Many of us have the notion that the way to ensure that our children do well is to increase or change the quality of our parenting style. It can be a bit overwhelming to see the numerous parenting classes and trainings for couples to learn how to fix their parenting concerns. Sometimes, however, it may be just as important to examine our effectiveness as parents in another way. It may not be our parenting style that needs attention, but rather our couple relationship itself. Our interactions with our partners have great influence on our children’s attitudes and achievements, as well as their ability to get along with others and manage conflict.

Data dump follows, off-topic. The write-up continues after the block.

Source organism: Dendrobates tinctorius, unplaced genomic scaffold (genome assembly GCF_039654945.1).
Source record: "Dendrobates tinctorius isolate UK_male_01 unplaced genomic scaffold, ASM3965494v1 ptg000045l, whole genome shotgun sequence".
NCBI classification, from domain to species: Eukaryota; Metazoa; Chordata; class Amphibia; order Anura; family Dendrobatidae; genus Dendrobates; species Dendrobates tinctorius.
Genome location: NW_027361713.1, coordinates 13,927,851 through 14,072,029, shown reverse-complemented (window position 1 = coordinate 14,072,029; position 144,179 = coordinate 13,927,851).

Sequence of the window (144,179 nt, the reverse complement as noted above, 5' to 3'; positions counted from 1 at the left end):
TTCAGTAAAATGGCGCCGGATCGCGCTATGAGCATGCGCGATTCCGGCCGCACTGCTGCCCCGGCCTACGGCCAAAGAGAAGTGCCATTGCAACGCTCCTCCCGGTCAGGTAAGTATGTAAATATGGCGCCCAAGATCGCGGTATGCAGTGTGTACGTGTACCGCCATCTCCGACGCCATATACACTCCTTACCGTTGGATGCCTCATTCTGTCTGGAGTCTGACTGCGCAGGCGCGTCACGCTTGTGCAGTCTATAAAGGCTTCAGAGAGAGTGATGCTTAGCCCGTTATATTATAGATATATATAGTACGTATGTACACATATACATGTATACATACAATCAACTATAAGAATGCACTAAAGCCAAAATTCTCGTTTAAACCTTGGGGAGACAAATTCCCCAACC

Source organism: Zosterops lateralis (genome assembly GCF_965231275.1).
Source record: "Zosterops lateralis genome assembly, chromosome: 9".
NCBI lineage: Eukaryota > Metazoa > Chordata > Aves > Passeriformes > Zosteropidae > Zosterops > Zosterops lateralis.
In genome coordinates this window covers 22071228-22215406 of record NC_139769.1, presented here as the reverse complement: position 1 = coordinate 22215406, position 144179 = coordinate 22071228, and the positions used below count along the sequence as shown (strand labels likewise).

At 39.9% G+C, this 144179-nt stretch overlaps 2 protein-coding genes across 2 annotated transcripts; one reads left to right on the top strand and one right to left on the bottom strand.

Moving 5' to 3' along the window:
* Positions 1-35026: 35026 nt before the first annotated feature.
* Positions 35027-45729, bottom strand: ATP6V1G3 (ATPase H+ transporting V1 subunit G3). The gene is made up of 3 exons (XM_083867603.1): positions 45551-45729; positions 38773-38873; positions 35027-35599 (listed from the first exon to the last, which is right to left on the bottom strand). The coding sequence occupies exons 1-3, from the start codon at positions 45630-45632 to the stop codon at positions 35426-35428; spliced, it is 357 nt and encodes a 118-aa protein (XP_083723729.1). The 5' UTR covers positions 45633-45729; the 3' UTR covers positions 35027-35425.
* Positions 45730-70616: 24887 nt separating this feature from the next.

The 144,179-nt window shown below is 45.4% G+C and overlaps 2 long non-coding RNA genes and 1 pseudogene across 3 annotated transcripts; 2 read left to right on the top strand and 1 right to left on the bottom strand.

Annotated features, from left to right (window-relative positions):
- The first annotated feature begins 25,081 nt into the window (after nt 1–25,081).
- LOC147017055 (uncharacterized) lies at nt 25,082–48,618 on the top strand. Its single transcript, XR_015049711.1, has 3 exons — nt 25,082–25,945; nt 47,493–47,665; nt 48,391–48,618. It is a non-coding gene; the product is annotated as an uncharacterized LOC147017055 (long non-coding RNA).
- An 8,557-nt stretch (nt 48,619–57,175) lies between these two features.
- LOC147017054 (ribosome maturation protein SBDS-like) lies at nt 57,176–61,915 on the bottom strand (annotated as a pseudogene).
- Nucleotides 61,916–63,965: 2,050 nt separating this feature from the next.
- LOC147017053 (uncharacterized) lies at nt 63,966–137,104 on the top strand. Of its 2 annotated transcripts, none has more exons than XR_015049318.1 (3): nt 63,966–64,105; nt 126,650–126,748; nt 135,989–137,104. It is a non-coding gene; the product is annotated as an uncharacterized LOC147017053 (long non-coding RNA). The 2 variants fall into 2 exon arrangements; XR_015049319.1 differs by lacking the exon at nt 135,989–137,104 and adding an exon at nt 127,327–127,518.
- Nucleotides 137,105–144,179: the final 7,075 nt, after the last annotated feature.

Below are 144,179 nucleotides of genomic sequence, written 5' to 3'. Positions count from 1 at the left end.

Researchers now realize that the couple’s relationship can have the greatest effect on their child’s well being and is the foundation for the child’s development. John Gottman’s extensive research of over 40 years of studying couples indicates this to be true. His research reports that conflict increases by 8 times just in the first year of a child’s life and that 67% of all parents report a significant drop in their relationship satisfaction that first year. The birth of a child can be one of life’s greatest joys, and yet with that comes uncharted territory, changing roles, new sacrifices, and changes in most aspects of our partner relationship. When children live in homes where parents are not satisfied and when tension and conflict exist, children suffer. The research is clear that the stress of relationship dissatisfaction can take its toll not only on your own well being, but that of your children as well. This tension can lead to cognitive difficulties, behavioral problems, depression, anxiety, and increased anger and physical illness in kids.